Conventions Used in This Book

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is used for the names of all UNIX utilities, switches, directories, and filenames and to emphasize new terms and concepts when they are first introduced.
is used occasionally within text to make words easy to find -- just like movie stars' names in the People section of your local newspaper. For example, it is used with line numbers in the descriptions of files and programs.
(constant width) is used for sample code fragments and examples. A reference in text to a word or item used in an example or code fragment is also shown in teletype font.
Teletype Bold
is used in examples to show commands or text that would be typed in literally by the user.
Teletype Italic
Teletype Bold Italic
are used in code fragments and examples to show variables for which a context-specific substitution should be made. (The variable filename, for example, would be replaced by some actual filename.) Constant italic is also used to highlight line numbers in examples (like 12>). These line numbers are not part of the file; they are for reference only.
is a reference to a manual page in Section n of the UNIX programmer's manual. For example, mh-format(5) refers to a page called mh-format in Section 5.
is the C shell prompt.
is the Bourne shell prompt.
stands for text (usually computer output) that's been omitted for clarity or to save space.
is an "electronic smiley face," a convention in electronic communication. It means "don't take that seriously."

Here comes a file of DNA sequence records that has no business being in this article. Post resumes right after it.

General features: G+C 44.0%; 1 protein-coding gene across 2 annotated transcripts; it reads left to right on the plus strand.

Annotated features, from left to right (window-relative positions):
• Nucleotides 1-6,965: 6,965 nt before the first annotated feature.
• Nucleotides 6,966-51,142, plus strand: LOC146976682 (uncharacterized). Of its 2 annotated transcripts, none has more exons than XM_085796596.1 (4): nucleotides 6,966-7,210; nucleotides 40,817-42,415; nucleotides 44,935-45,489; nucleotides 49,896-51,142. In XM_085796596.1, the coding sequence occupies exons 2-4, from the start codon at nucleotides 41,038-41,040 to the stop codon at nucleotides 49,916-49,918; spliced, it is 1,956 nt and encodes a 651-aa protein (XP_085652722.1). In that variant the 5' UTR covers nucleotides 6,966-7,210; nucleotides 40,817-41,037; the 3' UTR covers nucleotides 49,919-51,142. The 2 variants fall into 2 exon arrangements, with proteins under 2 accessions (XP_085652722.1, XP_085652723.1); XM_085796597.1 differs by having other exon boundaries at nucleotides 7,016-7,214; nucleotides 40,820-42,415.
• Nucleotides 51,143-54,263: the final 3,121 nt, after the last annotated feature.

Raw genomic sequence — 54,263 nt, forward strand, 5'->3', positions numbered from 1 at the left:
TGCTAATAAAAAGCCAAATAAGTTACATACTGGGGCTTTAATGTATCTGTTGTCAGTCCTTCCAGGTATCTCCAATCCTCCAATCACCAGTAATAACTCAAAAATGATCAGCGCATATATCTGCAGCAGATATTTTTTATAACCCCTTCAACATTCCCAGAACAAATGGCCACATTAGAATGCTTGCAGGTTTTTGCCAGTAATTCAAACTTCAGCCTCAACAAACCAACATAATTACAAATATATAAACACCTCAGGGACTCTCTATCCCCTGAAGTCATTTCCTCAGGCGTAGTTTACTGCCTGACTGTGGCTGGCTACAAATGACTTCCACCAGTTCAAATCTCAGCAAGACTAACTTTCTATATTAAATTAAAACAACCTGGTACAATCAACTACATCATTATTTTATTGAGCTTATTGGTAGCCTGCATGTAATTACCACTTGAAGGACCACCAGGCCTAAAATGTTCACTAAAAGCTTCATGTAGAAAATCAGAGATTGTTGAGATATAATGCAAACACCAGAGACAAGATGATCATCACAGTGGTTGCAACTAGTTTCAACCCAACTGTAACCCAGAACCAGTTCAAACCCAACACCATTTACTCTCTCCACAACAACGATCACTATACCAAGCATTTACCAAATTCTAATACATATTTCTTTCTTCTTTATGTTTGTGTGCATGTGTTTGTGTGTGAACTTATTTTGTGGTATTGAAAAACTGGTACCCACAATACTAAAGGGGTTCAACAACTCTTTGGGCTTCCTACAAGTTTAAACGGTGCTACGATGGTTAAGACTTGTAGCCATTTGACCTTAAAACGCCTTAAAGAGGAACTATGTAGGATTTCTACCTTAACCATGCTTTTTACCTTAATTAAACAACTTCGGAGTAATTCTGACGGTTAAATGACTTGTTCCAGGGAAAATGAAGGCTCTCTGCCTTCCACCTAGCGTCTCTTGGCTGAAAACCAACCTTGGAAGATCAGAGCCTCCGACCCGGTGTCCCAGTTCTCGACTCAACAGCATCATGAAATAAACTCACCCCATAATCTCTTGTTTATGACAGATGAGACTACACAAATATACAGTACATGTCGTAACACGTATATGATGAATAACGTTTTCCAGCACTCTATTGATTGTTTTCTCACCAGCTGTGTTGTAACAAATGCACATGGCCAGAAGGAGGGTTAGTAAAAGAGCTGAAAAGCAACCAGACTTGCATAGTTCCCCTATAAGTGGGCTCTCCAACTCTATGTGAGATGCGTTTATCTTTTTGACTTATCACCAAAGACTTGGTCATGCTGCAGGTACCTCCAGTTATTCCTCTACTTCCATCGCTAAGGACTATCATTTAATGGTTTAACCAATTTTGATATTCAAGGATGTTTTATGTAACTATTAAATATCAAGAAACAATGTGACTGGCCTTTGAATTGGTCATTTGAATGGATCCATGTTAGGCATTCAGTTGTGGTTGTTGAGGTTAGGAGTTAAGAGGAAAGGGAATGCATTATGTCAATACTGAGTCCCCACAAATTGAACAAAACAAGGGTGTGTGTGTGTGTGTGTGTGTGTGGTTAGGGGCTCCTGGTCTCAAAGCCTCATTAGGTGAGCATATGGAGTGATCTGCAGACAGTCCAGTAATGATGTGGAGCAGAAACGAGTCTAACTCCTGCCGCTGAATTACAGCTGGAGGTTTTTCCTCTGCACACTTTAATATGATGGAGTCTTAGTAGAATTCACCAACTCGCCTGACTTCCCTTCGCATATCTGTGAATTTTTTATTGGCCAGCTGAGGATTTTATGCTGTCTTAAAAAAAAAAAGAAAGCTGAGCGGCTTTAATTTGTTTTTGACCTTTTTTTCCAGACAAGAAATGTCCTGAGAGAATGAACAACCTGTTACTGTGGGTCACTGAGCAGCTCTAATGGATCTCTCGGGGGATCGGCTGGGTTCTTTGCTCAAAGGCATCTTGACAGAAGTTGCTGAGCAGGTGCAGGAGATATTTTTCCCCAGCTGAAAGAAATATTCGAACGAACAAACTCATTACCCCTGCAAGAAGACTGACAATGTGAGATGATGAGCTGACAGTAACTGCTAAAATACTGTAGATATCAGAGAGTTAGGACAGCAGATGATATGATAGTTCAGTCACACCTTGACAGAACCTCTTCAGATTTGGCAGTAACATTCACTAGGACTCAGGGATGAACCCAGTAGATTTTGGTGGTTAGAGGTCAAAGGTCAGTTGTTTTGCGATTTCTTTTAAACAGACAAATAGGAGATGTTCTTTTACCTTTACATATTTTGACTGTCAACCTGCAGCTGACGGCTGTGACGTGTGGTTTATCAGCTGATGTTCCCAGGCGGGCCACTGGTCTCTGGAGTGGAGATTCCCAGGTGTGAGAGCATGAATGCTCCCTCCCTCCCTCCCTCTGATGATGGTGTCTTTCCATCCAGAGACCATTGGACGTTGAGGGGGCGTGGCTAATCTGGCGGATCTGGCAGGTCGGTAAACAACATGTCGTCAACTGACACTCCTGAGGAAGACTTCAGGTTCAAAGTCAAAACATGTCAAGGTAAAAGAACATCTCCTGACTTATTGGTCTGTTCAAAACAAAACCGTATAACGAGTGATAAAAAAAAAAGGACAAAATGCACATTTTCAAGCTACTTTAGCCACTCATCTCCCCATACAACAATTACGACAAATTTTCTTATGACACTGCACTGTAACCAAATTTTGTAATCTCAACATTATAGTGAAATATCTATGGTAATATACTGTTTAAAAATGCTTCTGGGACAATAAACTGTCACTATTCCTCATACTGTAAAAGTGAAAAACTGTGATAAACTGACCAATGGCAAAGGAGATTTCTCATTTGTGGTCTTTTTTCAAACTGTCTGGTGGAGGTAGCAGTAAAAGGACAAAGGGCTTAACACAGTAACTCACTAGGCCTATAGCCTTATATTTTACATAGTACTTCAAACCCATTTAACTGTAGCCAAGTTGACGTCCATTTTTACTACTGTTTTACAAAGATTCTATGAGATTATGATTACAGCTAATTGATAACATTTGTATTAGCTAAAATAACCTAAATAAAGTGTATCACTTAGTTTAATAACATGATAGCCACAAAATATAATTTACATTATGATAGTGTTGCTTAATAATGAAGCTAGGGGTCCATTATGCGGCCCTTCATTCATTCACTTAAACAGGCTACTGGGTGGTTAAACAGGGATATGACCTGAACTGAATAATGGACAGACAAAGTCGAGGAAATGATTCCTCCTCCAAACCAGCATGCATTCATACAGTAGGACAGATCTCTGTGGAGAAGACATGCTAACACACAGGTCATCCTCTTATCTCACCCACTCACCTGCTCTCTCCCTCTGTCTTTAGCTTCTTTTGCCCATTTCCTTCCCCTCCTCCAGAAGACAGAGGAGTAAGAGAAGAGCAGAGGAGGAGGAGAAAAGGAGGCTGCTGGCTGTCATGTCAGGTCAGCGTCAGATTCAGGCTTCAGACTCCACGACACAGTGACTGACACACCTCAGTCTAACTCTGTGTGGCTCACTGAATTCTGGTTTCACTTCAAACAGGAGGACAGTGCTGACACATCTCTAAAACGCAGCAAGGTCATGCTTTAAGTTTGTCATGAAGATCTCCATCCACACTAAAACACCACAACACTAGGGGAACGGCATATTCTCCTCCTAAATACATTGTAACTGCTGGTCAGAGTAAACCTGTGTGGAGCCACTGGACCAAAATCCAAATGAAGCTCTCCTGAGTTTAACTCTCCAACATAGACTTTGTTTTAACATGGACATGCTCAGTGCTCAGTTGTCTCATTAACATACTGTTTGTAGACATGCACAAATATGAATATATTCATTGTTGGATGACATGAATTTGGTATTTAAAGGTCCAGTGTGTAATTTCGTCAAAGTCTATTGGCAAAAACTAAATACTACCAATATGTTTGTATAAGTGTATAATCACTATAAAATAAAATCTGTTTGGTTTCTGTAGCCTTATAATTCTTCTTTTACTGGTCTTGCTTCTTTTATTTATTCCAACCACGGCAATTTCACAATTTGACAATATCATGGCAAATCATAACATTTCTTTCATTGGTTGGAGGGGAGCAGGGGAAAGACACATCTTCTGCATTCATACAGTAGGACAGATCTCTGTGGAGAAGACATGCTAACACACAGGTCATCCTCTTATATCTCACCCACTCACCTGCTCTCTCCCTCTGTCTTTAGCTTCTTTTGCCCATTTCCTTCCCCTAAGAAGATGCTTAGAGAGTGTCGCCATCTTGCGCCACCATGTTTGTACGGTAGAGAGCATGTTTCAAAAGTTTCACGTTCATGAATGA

stands for a control character. To create CTRL-D, for example, hold down the Control key and press the "d" key. Control characters are not case sensitive; "d" refers to both the uppercase and lowercase letter. Control characters are also shown with a caret (^) and the letter, as in ^D.
stands for a Meta character. Meta characters are written as follows: if the character is a lowercase letter, the meta character will appear as META-C. If the character is an uppercase letter, the meta character will appear as META-SHIFT-C. To create META-C, for example, hold down the "Meta" key and press the "c" key. To make the META-SHIFT-C character, hold down both the "Meta" key and the SHIFT (shift) key and press the "c" key. The Meta key isn't always labeled "Meta". If your keyboard doesn't have Meta keys, try using a utility like xmodmap(1) to redefine some other key -- or use another command to do what you need.

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Last change $Date: 1996/06/06 15:14:33 $

This file is from the third edition of the book MH & xmh: Email for Users & Programmers, ISBN 1-56592-093-7, by Jerry Peek. Copyright © 1991, 1992, 1995 by O'Reilly & Associates, Inc. This file is freely-available; you can redistribute it and/or modify it under the terms of the GNU General Public License as published by the Free Software Foundation. For more information, see the file copying.htm.

Suggestions are welcome: Jerry Peek <>